Re: [OPE] [1] Marxian equilibrium & reply to Wright.

From: Ian Wright (
Date: Wed Feb 20 2008 - 15:22:05 EST

Hi Alejandro

> What I think I am in the way to successfully refute, is the Marxists
> pretension that T is the origin of average temperature toward the
> office’s temperature spins, when actually we have had previously to
> decide which the appropriate temperature would be, turning to a
> dictator’s decision (the office’s boss), biding in the market (the
> auction organized by employees) or democratically voting (a ballot where
> each employee has one single vote). That is, the origin of average
> temperature toward the office’s temperature spins is determined in last
> resort by human preferences that would decide to which level adjust the
> central temperature setting. This simple statement is irreconcilable
> with LTV gravitational centre thesis and transformation problem.

But in economic reality neither entrepreneurs or consumers decide what
labour-values shall be.

We can no more decide that it takes 5 hours to produce a pair of shoes,
rather than 10 hours, than we can all decide to fly to work by flapping
our arms rather than walking.

Of course human subjectivity, such as consumer preferences, affects how
resources are allocated and therefore form part of the causal chain that
controls the future trajectory of technical change and hence labour-values.

But at all times the prevailing labour-values are attractors for
market prices. And there is empirical evidence for this.

In my view it will not be possible to construct a dynamic theory of
market prices by ignoring an essential determinant of their formation,
that is objective costs of production. Of course you are welcome to try.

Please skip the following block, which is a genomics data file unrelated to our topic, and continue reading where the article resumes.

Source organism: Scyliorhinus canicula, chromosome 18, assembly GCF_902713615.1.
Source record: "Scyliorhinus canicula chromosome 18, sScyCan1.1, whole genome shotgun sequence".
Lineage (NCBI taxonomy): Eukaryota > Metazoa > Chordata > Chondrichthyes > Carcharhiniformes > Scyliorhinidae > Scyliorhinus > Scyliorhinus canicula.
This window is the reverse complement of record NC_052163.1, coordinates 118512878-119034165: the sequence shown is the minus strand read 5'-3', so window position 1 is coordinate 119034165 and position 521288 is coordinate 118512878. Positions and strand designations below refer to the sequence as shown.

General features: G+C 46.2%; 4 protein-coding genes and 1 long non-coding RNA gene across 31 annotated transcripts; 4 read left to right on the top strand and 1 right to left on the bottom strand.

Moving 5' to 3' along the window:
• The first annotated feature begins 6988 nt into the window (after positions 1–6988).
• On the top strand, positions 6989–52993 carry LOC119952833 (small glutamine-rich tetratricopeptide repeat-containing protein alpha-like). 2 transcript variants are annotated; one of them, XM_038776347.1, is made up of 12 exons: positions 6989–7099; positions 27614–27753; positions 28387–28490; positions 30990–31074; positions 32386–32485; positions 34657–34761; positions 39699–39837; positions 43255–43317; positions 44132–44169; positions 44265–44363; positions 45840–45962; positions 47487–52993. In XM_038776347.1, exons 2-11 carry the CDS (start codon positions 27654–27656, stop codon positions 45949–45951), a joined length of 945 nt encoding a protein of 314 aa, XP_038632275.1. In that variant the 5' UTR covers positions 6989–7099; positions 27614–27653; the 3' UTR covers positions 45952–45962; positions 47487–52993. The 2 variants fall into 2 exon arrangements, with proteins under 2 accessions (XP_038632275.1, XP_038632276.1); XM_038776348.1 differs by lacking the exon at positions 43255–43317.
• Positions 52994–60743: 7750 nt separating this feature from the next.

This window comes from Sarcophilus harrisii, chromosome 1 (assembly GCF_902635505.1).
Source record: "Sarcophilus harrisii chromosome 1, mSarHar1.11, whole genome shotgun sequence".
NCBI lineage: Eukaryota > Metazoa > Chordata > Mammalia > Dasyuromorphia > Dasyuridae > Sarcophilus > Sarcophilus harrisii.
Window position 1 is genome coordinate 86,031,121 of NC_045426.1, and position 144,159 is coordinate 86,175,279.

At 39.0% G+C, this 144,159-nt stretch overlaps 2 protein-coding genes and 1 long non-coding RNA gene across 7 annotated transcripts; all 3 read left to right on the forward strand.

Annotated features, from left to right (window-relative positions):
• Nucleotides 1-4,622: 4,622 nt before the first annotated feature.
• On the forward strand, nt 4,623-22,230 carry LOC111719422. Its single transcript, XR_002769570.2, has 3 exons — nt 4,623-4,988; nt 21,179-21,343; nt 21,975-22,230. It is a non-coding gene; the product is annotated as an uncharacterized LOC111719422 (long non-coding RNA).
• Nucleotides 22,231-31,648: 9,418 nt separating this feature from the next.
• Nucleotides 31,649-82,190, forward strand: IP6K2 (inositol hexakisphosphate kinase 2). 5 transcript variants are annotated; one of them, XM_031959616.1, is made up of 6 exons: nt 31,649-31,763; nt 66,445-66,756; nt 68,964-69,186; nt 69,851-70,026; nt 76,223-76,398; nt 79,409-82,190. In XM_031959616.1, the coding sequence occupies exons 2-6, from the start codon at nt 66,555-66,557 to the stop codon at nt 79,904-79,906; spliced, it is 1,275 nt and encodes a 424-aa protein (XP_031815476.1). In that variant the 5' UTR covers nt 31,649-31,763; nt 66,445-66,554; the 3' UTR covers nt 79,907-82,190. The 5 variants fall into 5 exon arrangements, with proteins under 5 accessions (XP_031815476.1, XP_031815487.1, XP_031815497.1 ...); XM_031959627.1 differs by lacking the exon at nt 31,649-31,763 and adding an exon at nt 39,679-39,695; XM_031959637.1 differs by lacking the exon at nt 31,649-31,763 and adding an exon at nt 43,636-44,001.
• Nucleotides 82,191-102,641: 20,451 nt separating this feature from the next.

> How can you state Ian that labour has the same regulative effect of a
> temperature setting, if labour precisely lacks the program that would
> show it toward which goal reorient the system? That is, labour itself
> can’t be a regulator as far as lacks the criterion that determines its
> socially necessary character. This socially necessary character only can
> be offered by consumer preferences –-and in the past some Marxist added
> the preferences of a dictator, shamefully Oskar Lange among them.

You are saying that "consumer preference" is the dog that wags the tail,
and the dog can wag the tail in any manner it likes. I think the former
is a major simplification, and I deny the latter. The tail has size,
weight and is subject to gravity. Such objective conditions are
essential determinants of its actual trajectory.

Marx begins Vol 1 by analytically separating use-value and
exchange-value. That's a mighty abstraction. But it doesn't imply that
his theory of value denies the existence of feedback from consumers.
Remember that the "law of value" is to a large extent Marx's version of
Smith's "invisible hand".

I am not convinced of the desirability of detailed planning, which is
why I haven't commented on this part of your criticism.

Best wishes,

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